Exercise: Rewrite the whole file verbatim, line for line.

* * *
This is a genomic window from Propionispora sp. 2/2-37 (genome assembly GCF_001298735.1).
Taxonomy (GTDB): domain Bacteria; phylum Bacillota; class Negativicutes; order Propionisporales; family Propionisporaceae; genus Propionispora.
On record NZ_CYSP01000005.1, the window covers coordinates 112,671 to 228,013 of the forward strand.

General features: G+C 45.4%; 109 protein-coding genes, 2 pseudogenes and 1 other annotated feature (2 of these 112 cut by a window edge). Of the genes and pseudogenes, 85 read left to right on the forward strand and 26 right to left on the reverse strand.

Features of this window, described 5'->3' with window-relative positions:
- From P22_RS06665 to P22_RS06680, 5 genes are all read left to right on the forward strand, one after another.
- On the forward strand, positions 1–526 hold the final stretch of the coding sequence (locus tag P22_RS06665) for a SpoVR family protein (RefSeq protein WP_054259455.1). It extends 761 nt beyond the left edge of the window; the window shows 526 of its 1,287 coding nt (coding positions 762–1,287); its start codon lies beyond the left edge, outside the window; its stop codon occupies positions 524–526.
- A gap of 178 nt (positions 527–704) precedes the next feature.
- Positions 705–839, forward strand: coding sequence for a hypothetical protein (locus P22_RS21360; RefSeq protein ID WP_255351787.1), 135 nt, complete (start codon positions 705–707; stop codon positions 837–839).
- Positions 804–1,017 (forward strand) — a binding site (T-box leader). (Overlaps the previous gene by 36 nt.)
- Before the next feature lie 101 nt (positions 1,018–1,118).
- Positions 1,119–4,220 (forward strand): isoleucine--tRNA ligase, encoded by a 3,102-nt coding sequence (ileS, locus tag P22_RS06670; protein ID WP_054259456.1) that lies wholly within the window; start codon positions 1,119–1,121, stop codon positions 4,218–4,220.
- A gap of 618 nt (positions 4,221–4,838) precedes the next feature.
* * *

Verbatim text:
This is a genomic window from Propionispora sp. 2/2-37 (genome assembly GCF_001298735.1).
Taxonomy (GTDB): domain Bacteria; phylum Bacillota; class Negativicutes; order Propionisporales; family Propionisporaceae; genus Propionispora.
On record NZ_CYSP01000005.1, the window covers coordinates 112,671 to 228,013 of the forward strand.

General features: G+C 45.4%; 109 protein-coding genes, 2 pseudogenes and 1 other annotated feature (2 of these 112 cut by a window edge). Of the genes and pseudogenes, 85 read left to right on the forward strand and 26 right to left on the reverse strand.

Features of this window, described 5'->3' with window-relative positions:
- From P22_RS06665 to P22_RS06680, 5 genes are all read left to right on the forward strand, one after another.
- On the forward strand, positions 1–526 hold the final stretch of the coding sequence (locus tag P22_RS06665) for a SpoVR family protein (RefSeq protein WP_054259455.1). It extends 761 nt beyond the left edge of the window; the window shows 526 of its 1,287 coding nt (coding positions 762–1,287); its start codon lies beyond the left edge, outside the window; its stop codon occupies positions 524–526.
- A gap of 178 nt (positions 527–704) precedes the next feature.
- Positions 705–839, forward strand: coding sequence for a hypothetical protein (locus P22_RS21360; RefSeq protein ID WP_255351787.1), 135 nt, complete (start codon positions 705–707; stop codon positions 837–839).
- Positions 804–1,017 (forward strand) — a binding site (T-box leader). (Overlaps the previous gene by 36 nt.)
- Before the next feature lie 101 nt (positions 1,018–1,118).
- Positions 1,119–4,220 (forward strand): isoleucine--tRNA ligase, encoded by a 3,102-nt coding sequence (ileS, locus tag P22_RS06670; protein ID WP_054259456.1) that lies wholly within the window; start codon positions 1,119–1,121, stop codon positions 4,218–4,220.
- A gap of 618 nt (positions 4,221–4,838) precedes the next feature.